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Vlambeer: Free-to-play is teaching gamers to 'pay not to play'

Trend is a worrying one, says Rami Ismail
Vlambeer: Free-to-play is teaching gamers to 'pay not to play'

"The problem we see is that, the way to efficiently do free-to-play is to exploit people, or to exploit the psychology of people in a way that is often perpendicular or opposite to core game design."

That's the take of Vlambeer's head of business and development Rami Ismail, who after the Dutch developer hit the headlines for criticising free-to-play back in March - has clarified the studio's position on the business model.

The studio was previously quoted as claiming that it was "almost impossible" to produce a free-to-play game in a "non-evil way."

However, speaking to Will Luton formally of UK dev Mobile Pie and now author of a forthcoming book, Free-To-Play: Making Money From Games You Give Away Ismail suggested that free-to-play doesn't have to be evil, but most of the successful games currently utilising the model do little to dispel such concerns.

Core focus

"There are lots of ways to implement free-to-play, and most of them are detrimental to the core game design," opened Ismail.

"That is something we worry about because we see potential in implementing free-to-play in a good way, but every game we've seen that tries to do that has been a financial failure.

"So the problem we see is that, the way to efficiently do free-to-play is to exploit people, or to exploit the psychology of people in a way that is often perpendicular or opposite to core game design.

"This is the easy way out it's the bad implementation of free-to-play."

Ismail said the rise of this 'bad implementation' of free-to-play worries Vlambeer, because users are increasingly getting used to paying not to play games something he suggests goes against the core aims of most developers.

Paying not to play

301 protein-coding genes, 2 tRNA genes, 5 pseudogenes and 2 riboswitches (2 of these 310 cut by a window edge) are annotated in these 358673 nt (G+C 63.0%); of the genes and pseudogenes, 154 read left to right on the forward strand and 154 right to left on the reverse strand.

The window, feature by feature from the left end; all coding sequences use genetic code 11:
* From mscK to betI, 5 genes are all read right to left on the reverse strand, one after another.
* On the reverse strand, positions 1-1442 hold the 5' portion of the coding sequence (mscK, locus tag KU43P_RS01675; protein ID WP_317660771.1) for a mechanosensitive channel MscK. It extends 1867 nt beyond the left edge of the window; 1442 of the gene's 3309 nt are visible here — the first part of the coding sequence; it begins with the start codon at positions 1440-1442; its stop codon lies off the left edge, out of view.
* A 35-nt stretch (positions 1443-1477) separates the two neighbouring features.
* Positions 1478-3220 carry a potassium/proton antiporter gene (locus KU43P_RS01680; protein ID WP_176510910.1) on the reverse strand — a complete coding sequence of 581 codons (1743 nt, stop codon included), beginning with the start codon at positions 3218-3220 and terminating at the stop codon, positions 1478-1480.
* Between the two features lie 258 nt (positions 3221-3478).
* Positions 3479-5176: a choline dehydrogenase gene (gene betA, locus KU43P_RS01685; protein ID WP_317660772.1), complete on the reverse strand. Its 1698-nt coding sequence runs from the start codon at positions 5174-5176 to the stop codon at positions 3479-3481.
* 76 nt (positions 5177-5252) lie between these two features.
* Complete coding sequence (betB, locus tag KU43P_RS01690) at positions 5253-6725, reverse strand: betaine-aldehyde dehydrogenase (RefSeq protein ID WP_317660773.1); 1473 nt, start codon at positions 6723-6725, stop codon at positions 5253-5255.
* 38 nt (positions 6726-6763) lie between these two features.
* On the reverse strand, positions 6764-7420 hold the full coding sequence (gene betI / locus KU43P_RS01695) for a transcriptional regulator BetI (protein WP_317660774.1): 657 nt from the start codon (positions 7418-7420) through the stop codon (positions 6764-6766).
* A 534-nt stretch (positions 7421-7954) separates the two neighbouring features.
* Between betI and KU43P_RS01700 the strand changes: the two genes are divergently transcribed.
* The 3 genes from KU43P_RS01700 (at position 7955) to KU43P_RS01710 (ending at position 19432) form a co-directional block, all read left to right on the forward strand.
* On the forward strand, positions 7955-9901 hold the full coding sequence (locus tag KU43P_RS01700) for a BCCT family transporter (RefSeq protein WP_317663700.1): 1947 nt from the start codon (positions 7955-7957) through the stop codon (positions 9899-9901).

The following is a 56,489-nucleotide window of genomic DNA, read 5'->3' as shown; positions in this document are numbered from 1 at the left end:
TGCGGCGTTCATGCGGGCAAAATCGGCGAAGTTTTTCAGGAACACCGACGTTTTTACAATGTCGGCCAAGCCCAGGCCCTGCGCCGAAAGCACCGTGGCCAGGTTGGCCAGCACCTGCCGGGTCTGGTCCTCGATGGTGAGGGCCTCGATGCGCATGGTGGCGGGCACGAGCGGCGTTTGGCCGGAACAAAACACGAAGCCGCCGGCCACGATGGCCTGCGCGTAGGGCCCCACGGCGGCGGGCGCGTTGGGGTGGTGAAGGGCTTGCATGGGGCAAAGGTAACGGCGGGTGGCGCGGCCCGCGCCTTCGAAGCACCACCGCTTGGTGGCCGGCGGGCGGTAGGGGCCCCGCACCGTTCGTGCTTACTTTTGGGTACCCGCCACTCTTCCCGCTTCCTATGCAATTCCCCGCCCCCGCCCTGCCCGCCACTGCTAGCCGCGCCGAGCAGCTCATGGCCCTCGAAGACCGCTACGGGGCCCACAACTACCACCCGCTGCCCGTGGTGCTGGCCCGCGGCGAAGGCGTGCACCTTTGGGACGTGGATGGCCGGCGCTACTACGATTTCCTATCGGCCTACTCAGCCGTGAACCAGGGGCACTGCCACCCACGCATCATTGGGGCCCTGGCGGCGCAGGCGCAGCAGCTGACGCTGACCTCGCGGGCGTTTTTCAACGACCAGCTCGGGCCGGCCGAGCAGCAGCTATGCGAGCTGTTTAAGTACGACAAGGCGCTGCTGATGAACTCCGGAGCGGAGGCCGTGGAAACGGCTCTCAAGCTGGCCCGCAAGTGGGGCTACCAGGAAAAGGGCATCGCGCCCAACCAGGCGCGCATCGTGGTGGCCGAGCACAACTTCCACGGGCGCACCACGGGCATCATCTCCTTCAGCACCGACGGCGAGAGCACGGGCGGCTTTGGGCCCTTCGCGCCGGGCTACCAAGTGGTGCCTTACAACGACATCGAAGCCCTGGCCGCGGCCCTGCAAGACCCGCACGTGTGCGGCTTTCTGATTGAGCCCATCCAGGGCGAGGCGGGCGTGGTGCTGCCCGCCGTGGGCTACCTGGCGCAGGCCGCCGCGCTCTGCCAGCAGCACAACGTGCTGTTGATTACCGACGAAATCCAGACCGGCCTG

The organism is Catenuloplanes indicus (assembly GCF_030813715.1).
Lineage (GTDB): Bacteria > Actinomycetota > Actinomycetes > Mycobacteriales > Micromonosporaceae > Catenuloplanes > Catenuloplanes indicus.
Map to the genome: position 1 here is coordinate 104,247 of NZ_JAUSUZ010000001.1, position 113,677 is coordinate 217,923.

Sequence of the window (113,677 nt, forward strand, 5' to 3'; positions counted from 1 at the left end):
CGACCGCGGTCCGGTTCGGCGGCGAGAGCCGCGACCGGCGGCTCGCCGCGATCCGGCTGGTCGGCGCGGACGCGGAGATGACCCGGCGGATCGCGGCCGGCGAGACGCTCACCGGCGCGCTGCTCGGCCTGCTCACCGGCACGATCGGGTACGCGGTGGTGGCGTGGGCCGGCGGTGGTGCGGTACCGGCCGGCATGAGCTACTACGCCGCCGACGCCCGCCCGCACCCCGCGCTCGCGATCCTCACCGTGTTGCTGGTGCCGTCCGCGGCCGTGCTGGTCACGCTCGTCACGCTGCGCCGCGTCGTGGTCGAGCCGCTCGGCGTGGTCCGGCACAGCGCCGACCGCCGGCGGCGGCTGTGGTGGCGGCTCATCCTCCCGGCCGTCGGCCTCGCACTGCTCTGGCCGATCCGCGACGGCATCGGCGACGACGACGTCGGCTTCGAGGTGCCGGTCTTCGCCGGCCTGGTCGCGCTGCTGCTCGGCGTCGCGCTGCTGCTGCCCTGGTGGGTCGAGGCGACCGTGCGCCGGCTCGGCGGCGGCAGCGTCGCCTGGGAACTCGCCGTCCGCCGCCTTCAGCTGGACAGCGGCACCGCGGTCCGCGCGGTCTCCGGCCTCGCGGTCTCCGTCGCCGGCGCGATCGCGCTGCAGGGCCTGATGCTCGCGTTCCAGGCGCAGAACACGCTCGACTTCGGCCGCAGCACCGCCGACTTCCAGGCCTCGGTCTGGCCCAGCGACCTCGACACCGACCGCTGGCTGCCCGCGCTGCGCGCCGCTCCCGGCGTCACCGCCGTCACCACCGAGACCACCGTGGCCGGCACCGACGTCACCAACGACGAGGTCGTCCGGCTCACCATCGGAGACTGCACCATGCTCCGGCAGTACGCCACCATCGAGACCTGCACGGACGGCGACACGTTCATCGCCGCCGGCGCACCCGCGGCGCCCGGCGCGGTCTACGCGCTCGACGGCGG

"One of the interesting thing we encountered with Ridiculous Fishing is that people thought our store was broken," he added.

"People thought our store was broken because they couldn't buy more money. That was surprising to us, because the values to Ridiculous Fishing are set to such a way that, without a sense of grind kicking in, you can go through the entire game.

"But they can't pay to not play that's an option we intentionally avoided.

"The fact that people are so used to games being built in such a way that their optimal enjoyment comes from paying not to play is something that we worry about. We consider that a bad thing, I guess."

The lack of in-app purchases in Ridiculous Fishing left many gamers confused, Ismail claims

But is this a terminal condition, or is this simply a case of developers learning how to deploy free-to-play games on the go? Will 'bad' free-to-play games eventually become the minority?

'Addicted'

"We're not trying to say that in-app purchases or free-to-play can never yield an elegant game, because it's just an additional consideration that game developers would have," added Ismail.

"We just think that the solutions that are being implemented at this point show really clearly that the most efficient way to do in-app purchases is exploiting people as much as possible."

Ismail noted that, as a result, free-to-play isn't "inherently opposed to what we do", but that the "current state of affairs is not a healthy situation."

"The problem is, a lot of these free-to-play games are not good free-to-play games," he concluded.

"A lot of games currently in the App Store are not necessarily good games, and just happen to gross a lot because they get a lot of attention, they're free, people can play them, and they're built in such a way that they get people addicted and spending money."

You can read how Vlambeer pushed Ridiculous Fishing with creative marketing here.

[source: Will-Luton.co.uk]